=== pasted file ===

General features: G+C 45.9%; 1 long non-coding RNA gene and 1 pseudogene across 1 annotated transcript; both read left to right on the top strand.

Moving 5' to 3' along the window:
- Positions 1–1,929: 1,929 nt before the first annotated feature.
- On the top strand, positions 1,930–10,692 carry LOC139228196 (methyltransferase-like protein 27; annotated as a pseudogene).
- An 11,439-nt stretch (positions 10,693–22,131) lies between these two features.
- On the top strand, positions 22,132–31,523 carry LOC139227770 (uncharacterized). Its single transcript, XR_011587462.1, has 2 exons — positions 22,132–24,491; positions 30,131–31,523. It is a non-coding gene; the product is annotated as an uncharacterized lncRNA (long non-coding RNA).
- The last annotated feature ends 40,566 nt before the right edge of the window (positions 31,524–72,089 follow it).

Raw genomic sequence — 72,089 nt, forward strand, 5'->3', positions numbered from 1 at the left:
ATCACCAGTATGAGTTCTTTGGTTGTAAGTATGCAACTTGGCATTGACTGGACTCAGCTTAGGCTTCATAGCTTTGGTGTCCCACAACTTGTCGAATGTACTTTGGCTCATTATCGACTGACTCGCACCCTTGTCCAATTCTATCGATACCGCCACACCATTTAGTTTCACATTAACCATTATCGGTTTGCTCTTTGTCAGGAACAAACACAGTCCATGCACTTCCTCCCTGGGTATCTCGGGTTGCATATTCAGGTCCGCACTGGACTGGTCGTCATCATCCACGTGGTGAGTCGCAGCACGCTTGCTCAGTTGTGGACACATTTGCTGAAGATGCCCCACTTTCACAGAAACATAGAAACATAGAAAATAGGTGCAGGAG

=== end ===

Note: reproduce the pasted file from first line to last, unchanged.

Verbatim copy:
General features: G+C 45.9%; 1 long non-coding RNA gene and 1 pseudogene across 1 annotated transcript; both read left to right on the top strand.

Moving 5' to 3' along the window:
- Positions 1–1,929: 1,929 nt before the first annotated feature.
- On the top strand, positions 1,930–10,692 carry LOC139228196 (methyltransferase-like protein 27; annotated as a pseudogene).
- An 11,439-nt stretch (positions 10,693–22,131) lies between these two features.
- On the top strand, positions 22,132–31,523 carry LOC139227770 (uncharacterized). Its single transcript, XR_011587462.1, has 2 exons — positions 22,132–24,491; positions 30,131–31,523. It is a non-coding gene; the product is annotated as an uncharacterized lncRNA (long non-coding RNA).
- The last annotated feature ends 40,566 nt before the right edge of the window (positions 31,524–72,089 follow it).

Raw genomic sequence — 72,089 nt, forward strand, 5'->3', positions numbered from 1 at the left:
ATCACCAGTATGAGTTCTTTGGTTGTAAGTATGCAACTTGGCATTGACTGGACTCAGCTTAGGCTTCATAGCTTTGGTGTCCCACAACTTGTCGAATGTACTTTGGCTCATTATCGACTGACTCGCACCCTTGTCCAATTCTATCGATACCGCCACACCATTTAGTTTCACATTAACCATTATCGGTTTGCTCTTTGTCAGGAACAAACACAGTCCATGCACTTCCTCCCTGGGTATCTCGGGTTGCATATTCAGGTCCGCACTGGACTGGTCGTCATCATCCACGTGGTGAGTCGCAGCACGCTTGCTCAGTTGTGGACACATTTGCTGAAGATGCCCCACTTTCACAGAAACATAGAAACATAGAAAATAGGTGCAGGAG